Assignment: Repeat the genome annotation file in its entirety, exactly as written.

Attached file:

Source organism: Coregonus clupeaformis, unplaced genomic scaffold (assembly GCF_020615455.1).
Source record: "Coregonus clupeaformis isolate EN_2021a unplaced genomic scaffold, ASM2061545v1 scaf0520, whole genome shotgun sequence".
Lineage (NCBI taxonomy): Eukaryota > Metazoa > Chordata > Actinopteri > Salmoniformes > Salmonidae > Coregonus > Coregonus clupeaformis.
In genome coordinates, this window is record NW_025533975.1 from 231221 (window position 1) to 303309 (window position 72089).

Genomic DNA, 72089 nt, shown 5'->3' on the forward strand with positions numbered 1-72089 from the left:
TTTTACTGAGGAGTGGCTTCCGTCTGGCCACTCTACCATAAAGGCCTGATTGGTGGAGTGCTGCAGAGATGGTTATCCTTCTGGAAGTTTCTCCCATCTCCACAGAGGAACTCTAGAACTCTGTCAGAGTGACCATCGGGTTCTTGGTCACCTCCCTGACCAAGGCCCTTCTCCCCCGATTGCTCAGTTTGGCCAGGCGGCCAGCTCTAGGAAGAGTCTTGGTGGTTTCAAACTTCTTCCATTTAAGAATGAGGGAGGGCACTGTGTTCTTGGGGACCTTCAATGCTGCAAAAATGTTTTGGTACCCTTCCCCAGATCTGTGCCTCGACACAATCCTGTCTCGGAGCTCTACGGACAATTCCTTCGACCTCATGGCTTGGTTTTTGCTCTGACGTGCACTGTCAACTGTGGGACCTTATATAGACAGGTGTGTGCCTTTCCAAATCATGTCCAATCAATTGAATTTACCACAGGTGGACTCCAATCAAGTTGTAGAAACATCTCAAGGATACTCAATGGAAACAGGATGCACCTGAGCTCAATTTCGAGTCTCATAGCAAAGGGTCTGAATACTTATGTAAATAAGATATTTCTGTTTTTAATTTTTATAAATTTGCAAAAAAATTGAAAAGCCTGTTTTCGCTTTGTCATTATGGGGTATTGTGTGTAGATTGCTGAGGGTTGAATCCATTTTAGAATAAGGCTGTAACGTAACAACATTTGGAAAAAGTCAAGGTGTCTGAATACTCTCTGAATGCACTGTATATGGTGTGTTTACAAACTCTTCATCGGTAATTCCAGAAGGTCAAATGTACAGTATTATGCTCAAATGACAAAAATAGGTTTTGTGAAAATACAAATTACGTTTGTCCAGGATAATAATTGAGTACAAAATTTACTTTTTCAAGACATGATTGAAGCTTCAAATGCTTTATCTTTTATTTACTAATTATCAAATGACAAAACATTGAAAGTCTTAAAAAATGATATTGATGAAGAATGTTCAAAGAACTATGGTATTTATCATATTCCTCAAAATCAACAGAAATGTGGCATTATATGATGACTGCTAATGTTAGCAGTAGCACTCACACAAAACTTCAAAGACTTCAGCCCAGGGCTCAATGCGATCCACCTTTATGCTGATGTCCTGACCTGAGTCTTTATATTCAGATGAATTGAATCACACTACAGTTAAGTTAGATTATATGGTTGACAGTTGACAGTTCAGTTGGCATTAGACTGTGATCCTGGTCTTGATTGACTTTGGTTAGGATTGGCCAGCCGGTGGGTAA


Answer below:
Source organism: Coregonus clupeaformis, unplaced genomic scaffold (assembly GCF_020615455.1).
Source record: "Coregonus clupeaformis isolate EN_2021a unplaced genomic scaffold, ASM2061545v1 scaf0520, whole genome shotgun sequence".
Lineage (NCBI taxonomy): Eukaryota > Metazoa > Chordata > Actinopteri > Salmoniformes > Salmonidae > Coregonus > Coregonus clupeaformis.
In genome coordinates, this window is record NW_025533975.1 from 231221 (window position 1) to 303309 (window position 72089).

Genomic DNA, 72089 nt, shown 5'->3' on the forward strand with positions numbered 1-72089 from the left:
TTTTACTGAGGAGTGGCTTCCGTCTGGCCACTCTACCATAAAGGCCTGATTGGTGGAGTGCTGCAGAGATGGTTATCCTTCTGGAAGTTTCTCCCATCTCCACAGAGGAACTCTAGAACTCTGTCAGAGTGACCATCGGGTTCTTGGTCACCTCCCTGACCAAGGCCCTTCTCCCCCGATTGCTCAGTTTGGCCAGGCGGCCAGCTCTAGGAAGAGTCTTGGTGGTTTCAAACTTCTTCCATTTAAGAATGAGGGAGGGCACTGTGTTCTTGGGGACCTTCAATGCTGCAAAAATGTTTTGGTACCCTTCCCCAGATCTGTGCCTCGACACAATCCTGTCTCGGAGCTCTACGGACAATTCCTTCGACCTCATGGCTTGGTTTTTGCTCTGACGTGCACTGTCAACTGTGGGACCTTATATAGACAGGTGTGTGCCTTTCCAAATCATGTCCAATCAATTGAATTTACCACAGGTGGACTCCAATCAAGTTGTAGAAACATCTCAAGGATACTCAATGGAAACAGGATGCACCTGAGCTCAATTTCGAGTCTCATAGCAAAGGGTCTGAATACTTATGTAAATAAGATATTTCTGTTTTTAATTTTTATAAATTTGCAAAAAAATTGAAAAGCCTGTTTTCGCTTTGTCATTATGGGGTATTGTGTGTAGATTGCTGAGGGTTGAATCCATTTTAGAATAAGGCTGTAACGTAACAACATTTGGAAAAAGTCAAGGTGTCTGAATACTCTCTGAATGCACTGTATATGGTGTGTTTACAAACTCTTCATCGGTAATTCCAGAAGGTCAAATGTACAGTATTATGCTCAAATGACAAAAATAGGTTTTGTGAAAATACAAATTACGTTTGTCCAGGATAATAATTGAGTACAAAATTTACTTTTTCAAGACATGATTGAAGCTTCAAATGCTTTATCTTTTATTTACTAATTATCAAATGACAAAACATTGAAAGTCTTAAAAAATGATATTGATGAAGAATGTTCAAAGAACTATGGTATTTATCATATTCCTCAAAATCAACAGAAATGTGGCATTATATGATGACTGCTAATGTTAGCAGTAGCACTCACACAAAACTTCAAAGACTTCAGCCCAGGGCTCAATGCGATCCACCTTTATGCTGATGTCCTGACCTGAGTCTTTATATTCAGATGAATTGAATCACACTACAGTTAAGTTAGATTATATGGTTGACAGTTGACAGTTCAGTTGGCATTAGACTGTGATCCTGGTCTTGATTGACTTTGGTTAGGATTGGCCAGCCGGTGGGTAA